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The Red Ink Myth

The Red Ink Myth

Juila G. Thompson | Teaching

Formative Feedback Strategies

Instead of waiting until students have committed mistakes and then playing “Gotcha” with them, offer frequent opportunities during the course of a lesson or unit of study for students to let you know how they are doing. Try some of these strategies to determine your students’ progress.

•Ask students for suggestions on how they can learn the information better.

•Give students a checklist to gauge their knowledge or skill level. Have them check the items that they feel confident about and use the results to see what you need to reteach or emphasize.

•Begin a lesson with an outline of the information that you will cover and ask students to track progress and their mastery by using their outlines.

•At a good stopping point in a lesson, ask students to complete a graphic organizer with the information covered so far.

•Pay attention to body language. Your students telegraph both negative and positive reactions through their body language.

•Don’t ask, “Are there any questions?” Instead, ask students to write one thing that they may not be sure of and share it with the class.

•Use the rubrics that you give at the start of an assignment as periodic checkpoints.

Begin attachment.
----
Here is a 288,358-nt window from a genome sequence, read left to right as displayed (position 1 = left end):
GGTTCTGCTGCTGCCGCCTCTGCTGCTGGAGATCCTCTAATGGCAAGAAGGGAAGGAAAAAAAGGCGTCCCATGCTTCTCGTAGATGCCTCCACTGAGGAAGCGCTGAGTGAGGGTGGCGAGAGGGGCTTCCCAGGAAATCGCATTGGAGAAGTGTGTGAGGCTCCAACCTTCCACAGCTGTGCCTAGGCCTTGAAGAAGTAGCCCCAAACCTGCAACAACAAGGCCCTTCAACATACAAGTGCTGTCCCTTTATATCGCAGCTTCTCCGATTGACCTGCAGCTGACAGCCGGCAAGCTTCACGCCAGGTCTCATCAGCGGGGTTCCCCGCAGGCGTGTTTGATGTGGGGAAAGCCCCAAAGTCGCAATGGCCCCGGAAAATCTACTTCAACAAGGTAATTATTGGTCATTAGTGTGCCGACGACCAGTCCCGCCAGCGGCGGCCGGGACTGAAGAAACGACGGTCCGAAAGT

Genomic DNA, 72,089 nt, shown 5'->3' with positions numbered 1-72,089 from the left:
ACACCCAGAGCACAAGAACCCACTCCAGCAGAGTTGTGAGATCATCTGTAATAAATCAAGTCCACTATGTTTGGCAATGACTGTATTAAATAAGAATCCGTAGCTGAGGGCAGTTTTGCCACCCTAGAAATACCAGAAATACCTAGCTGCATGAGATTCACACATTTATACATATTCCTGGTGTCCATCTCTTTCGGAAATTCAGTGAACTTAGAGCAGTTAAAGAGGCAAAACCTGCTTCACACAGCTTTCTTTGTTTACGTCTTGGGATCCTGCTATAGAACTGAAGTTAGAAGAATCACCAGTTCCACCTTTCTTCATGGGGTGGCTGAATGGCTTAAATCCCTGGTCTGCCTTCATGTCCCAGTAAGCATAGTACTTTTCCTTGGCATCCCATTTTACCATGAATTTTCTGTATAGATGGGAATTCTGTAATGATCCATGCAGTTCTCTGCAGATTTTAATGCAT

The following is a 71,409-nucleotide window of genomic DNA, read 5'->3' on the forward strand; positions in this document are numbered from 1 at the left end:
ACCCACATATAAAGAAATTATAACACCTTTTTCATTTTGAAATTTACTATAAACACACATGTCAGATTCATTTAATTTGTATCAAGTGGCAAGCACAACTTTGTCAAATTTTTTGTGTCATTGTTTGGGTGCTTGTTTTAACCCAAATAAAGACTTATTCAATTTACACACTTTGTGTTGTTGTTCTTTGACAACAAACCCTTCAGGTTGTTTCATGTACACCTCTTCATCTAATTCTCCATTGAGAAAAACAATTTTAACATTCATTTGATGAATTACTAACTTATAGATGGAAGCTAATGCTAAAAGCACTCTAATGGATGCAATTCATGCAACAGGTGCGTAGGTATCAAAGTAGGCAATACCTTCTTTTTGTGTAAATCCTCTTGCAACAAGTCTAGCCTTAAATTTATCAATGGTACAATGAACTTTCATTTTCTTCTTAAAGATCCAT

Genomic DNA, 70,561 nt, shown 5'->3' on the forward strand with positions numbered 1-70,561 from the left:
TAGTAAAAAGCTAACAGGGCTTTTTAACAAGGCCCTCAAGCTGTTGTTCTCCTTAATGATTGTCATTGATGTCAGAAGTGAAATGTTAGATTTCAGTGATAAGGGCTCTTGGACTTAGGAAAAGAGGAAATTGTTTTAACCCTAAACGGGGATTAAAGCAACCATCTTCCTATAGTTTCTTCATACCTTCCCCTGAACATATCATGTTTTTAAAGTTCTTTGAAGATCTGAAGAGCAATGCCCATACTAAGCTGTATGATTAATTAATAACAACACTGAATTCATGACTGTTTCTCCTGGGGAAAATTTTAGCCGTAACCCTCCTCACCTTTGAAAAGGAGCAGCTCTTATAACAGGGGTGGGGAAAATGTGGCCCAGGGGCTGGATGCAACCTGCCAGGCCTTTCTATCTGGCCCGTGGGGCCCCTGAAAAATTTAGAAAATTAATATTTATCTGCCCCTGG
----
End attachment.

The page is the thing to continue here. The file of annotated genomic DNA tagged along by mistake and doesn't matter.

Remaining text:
•Ask students to keep learning logs where they can comment on their progress.

•After you have taught a chunk of information, have students summarize or paraphrase the information you have just covered.

•As you move about the room when your students are working independently, ask them to tell you one question they have about their work.

•If your school offers it, use an electronic response system where students can click in their answers and have instant feedback.

•Have students play online games or complete other activities that you have developed. A Web site that your school may have an account with is: www.quia.com. At Quia, you can create online tests, quizzes, and other interactive activities.

•Periodically stop and have students write questions about the lesson and share those questions with the class.

•Have students write responses on whiteboards and hold them up for you and their classmates to see.

•Ask students to restate the directions or an important concept.

•Have students circle a question or problem that they are unsure of. They can also mark the ones that they are confident about.

•Begin class by asking students to complete sentences such as these, “I was wondering…” or “I am not sure about…” or “I don’t understand…”

•In groups, ask students to evaluate each others’ work and then ask questions that concern the entire group.

•Ask students to rate their knowledge on a scale of 1-5.

•Pass out stickers and have students place them beside their best and worst answers.

•Ask students to predict their grades before an assignment. Use their predictions to discuss concerns.

Continue reading on the next page: “How to Encourage Student Self-Correction”


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